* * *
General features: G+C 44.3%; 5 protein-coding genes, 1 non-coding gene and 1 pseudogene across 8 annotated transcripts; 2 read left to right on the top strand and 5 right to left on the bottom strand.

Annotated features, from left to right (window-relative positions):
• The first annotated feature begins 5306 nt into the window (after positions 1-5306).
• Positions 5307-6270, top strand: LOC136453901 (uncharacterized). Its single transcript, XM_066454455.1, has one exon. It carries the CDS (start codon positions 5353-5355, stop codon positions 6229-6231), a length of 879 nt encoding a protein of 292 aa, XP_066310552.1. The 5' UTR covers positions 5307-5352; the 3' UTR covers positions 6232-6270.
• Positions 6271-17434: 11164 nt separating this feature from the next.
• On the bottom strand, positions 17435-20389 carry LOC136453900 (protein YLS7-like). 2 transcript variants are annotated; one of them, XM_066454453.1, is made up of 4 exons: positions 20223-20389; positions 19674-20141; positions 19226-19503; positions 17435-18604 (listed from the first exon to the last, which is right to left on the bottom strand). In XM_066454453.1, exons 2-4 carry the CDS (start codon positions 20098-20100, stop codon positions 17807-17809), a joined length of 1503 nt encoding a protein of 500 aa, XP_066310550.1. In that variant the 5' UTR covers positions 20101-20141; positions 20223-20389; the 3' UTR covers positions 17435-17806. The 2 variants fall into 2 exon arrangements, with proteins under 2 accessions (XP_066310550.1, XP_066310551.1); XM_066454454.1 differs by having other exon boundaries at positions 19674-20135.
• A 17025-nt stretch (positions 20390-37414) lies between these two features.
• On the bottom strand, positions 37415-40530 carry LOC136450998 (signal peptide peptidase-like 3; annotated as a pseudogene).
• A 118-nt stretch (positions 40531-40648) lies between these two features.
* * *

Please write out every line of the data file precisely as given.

General features: G+C 44.3%; 5 protein-coding genes, 1 non-coding gene and 1 pseudogene across 8 annotated transcripts; 2 read left to right on the top strand and 5 right to left on the bottom strand.

Annotated features, from left to right (window-relative positions):
• The first annotated feature begins 5306 nt into the window (after positions 1-5306).
• Positions 5307-6270, top strand: LOC136453901 (uncharacterized). Its single transcript, XM_066454455.1, has one exon. It carries the CDS (start codon positions 5353-5355, stop codon positions 6229-6231), a length of 879 nt encoding a protein of 292 aa, XP_066310552.1. The 5' UTR covers positions 5307-5352; the 3' UTR covers positions 6232-6270.
• Positions 6271-17434: 11164 nt separating this feature from the next.
• On the bottom strand, positions 17435-20389 carry LOC136453900 (protein YLS7-like). 2 transcript variants are annotated; one of them, XM_066454453.1, is made up of 4 exons: positions 20223-20389; positions 19674-20141; positions 19226-19503; positions 17435-18604 (listed from the first exon to the last, which is right to left on the bottom strand). In XM_066454453.1, exons 2-4 carry the CDS (start codon positions 20098-20100, stop codon positions 17807-17809), a joined length of 1503 nt encoding a protein of 500 aa, XP_066310550.1. In that variant the 5' UTR covers positions 20101-20141; positions 20223-20389; the 3' UTR covers positions 17435-17806. The 2 variants fall into 2 exon arrangements, with proteins under 2 accessions (XP_066310550.1, XP_066310551.1); XM_066454454.1 differs by having other exon boundaries at positions 19674-20135.
• A 17025-nt stretch (positions 20390-37414) lies between these two features.
• On the bottom strand, positions 37415-40530 carry LOC136450998 (signal peptide peptidase-like 3; annotated as a pseudogene).
• A 118-nt stretch (positions 40531-40648) lies between these two features.